Local Adaptation of Bacteriophages to Their Bacterial Hosts in Soil

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Science  14 Aug 2009:
Vol. 325, Issue 5942, pp. 833
DOI: 10.1126/science.1174173

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Microbes are incredibly abundant and diverse and are key to ecosystem functioning, yet relatively little is known about the ecological and evolutionary mechanisms that shape their distributions. Bacteriophages, viral parasites that lyse their bacterial hosts, exert intense and spatially varying selection pressures on bacteria and vice versa. We measured local adaptation of bacteria and their associated phages in a centimeter-scale soil population. We first demonstrate that a large proportion of bacteria is sensitive to locally occurring phages. We then show that sympatric phages (isolated from the same 2-gram soil samples as the bacteria) are more infective than are phages from samples some distance away. This study demonstrates the importance of biotic interactions for the small-scale spatial structuring of microbial genetic diversity in soil.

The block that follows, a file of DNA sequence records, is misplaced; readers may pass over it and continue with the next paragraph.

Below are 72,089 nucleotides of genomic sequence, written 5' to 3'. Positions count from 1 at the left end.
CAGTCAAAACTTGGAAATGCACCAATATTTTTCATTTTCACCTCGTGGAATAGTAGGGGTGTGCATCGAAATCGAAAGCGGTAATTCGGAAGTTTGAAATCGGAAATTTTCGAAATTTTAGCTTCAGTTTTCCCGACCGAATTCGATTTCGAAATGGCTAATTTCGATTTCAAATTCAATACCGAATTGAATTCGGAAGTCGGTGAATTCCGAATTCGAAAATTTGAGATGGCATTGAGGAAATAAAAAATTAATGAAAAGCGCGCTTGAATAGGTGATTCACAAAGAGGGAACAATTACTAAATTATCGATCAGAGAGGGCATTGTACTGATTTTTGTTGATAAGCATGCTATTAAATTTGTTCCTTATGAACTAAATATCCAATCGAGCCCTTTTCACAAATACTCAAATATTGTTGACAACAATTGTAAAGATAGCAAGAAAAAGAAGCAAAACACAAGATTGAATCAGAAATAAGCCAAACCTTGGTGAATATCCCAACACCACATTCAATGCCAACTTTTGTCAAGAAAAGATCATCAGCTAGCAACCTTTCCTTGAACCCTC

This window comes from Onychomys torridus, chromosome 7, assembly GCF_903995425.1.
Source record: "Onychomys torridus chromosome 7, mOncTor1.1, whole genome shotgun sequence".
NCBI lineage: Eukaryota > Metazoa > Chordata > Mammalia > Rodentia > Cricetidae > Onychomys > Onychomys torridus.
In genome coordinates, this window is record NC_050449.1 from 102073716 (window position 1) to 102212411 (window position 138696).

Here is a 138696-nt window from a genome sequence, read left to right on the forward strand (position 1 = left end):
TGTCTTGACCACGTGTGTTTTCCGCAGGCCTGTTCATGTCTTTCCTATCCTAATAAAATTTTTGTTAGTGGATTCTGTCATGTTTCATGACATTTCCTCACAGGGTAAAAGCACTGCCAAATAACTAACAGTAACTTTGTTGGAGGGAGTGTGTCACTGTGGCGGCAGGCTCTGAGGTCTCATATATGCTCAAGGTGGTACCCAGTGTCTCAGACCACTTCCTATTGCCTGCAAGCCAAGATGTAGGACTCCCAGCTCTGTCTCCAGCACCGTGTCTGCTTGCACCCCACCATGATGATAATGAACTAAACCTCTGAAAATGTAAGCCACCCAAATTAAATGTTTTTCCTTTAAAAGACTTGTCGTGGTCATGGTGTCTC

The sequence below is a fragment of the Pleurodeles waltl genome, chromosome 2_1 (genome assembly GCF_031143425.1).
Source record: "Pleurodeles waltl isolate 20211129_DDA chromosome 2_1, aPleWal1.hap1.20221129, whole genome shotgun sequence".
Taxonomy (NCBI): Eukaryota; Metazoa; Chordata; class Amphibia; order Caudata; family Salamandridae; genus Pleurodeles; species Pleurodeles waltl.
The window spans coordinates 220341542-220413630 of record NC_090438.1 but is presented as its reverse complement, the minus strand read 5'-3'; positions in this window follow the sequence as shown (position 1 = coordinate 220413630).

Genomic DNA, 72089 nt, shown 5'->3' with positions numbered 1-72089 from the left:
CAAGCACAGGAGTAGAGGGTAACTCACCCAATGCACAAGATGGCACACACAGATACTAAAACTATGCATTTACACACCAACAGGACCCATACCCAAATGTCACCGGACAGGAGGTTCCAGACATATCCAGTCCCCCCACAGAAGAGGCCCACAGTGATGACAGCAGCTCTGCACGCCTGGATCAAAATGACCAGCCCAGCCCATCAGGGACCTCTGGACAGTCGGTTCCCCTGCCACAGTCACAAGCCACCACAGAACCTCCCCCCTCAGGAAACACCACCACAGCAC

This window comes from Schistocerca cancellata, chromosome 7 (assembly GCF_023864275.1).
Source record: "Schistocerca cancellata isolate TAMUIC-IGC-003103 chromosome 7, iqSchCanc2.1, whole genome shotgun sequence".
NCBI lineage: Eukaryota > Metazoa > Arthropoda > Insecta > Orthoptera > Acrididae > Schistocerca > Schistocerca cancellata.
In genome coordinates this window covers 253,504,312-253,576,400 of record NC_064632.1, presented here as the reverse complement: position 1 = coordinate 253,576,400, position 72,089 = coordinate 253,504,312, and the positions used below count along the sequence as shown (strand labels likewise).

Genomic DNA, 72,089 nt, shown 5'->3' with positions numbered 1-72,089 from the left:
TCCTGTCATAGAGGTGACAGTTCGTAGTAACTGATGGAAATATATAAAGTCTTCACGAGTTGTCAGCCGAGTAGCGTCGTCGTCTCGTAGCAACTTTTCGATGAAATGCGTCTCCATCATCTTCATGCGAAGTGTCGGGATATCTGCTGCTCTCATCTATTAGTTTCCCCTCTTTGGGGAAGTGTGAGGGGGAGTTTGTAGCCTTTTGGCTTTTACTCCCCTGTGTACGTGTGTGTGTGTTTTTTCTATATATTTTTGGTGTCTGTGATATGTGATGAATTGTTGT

• * Present address: Netherlands Institute of Ecology–Royal Netherlands Academy of Arts and Sciences (NIOO-KNAW) Centre for Terrestrial Ecology, 6666 GA Heteren, Netherlands.

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